“And the reader, if the writer is writing truly enough, will have a feeling of those things as strongly as though the writer had stated them.”
These days it’s almost cliché to say so…
But, as a copywriter, I find the writing of Ernest Hemingway such a useful resource.
If you’re not regularly reading his work, you should be. You’ll learn far more about good copy reading The Old Man and the Sea than boring yourself through most of the junk copywriting books out there.
Indeed, more often that not, when it comes to taking advice from Hemingway’s writing, people focus on the simplicity of the syntax. Advice is taken on a technical level: keep your language plain, your sentences short.
But sat here reading in a small café in London (The Roastery on Wandsworth Road – not a bad cup of coffee for those interested in such things), I came across a passage that touches on something I often try to teach to new copywriters.
It’s something less technical. Less tangible, even.
And that makes it very difficult to talk about.
It’s a gut feeling thing.
Some people ‘just get it’. For others, it takes a little longer to click.
Have a read yourself and see if you can see what I’m getting at…
“If a writer of prose knows enough of what he is writing about he may omit things that he knows and the reader, if the writer is writing truly enough, will have a feeling of those things as strongly as though the writer had stated them. The dignity of movement of an iceberg is due to only one-eighth of it being above water. A writer who omits things because he does not know them only makes hollow places in his writing.”
The extract is taken from his novel about bullfighting, Death in the Afternoon – an excellent book, which I highly recommend.
And the sentiment behind this passage is an important one…
You see, as a copywriter, if you’ve done enough research and truly understand the product or service and write about it in an authentic way, the reader will naturally sense your belief in the product or service.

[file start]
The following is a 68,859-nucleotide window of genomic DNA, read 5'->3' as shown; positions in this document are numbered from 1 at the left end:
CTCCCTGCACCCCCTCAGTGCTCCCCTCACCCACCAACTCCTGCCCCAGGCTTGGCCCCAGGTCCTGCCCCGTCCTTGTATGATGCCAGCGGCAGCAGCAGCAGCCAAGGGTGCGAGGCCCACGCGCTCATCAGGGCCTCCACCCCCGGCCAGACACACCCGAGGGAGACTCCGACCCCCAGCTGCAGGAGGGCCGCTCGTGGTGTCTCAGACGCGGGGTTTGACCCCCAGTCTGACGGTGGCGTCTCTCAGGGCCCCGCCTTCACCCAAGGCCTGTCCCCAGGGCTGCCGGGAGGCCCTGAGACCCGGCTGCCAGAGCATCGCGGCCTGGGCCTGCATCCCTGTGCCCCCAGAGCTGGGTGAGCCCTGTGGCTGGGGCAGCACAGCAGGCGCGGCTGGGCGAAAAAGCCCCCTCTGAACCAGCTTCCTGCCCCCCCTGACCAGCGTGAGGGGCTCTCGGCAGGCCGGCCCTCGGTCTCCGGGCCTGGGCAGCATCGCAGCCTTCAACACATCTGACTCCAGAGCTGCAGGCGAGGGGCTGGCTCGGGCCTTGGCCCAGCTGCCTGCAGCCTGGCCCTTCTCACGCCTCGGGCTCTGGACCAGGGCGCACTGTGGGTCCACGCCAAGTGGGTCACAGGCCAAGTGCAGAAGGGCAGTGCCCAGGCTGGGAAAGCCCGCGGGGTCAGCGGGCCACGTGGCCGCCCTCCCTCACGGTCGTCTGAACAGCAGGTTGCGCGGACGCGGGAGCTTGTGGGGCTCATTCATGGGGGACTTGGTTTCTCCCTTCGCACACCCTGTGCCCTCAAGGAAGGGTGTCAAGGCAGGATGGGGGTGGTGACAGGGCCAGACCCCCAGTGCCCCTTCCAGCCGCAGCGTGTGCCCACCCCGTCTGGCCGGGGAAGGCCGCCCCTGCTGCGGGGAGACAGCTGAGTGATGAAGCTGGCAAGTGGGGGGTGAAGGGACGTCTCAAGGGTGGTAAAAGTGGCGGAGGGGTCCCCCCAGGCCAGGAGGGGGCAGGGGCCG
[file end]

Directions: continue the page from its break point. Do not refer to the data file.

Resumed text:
I can’t honestly say; I prefer to call it the magic of good copy.
Wishy-washy, I know. But seriously. It’s not something I think you can – or should – attempt to tie down.
You know when someone seems to be leading you down a garden path and something in their tone, or in the words they’re using, or something in their eyes, their smile… whatever it is, it doesn’t quite sit right?
It’s like that, but in writing.
As I say, it’s really a question of authenticity, just as Hemingway is suggesting in that extract.
And don’t get me wrong – the very best copywriters in the world are pretty good at faking authenticity and will have had to at some point in their career.
But I dare say if you asked a copywriter to explain how they made their most successful promotion sound so authentic… it’ll be because they truly believed it themselves.
That’s the rub, you see…
There is no ‘trick’ behind writing successful copy…
As Hemingway says: you just need to write truly enough.
Of course, on the flip side, if you’re lazy and are tempted to skirt over details that you haven’t bothered to investigate, it will be equally clear to the reader. They’ll spot the “hollow places” in your copy. In direct response sales letters, we call those hollow places ‘unanswered objections’.
So, don’t skimp on your research.
Without doubt the easiest route to successful copy is to dig deep into the product or service itself…
Or, to borrow from Hemingway’s metaphor: find the bottom of the iceberg. Understand it and admire it and then, when it comes to showing people how impressive the top of the iceberg is, you’ll be able to give them a feeling of what’s below without stating it and, if you write truly enough, your reader will feel as strongly towards it as you do.
In other words…
They’ll want to buy.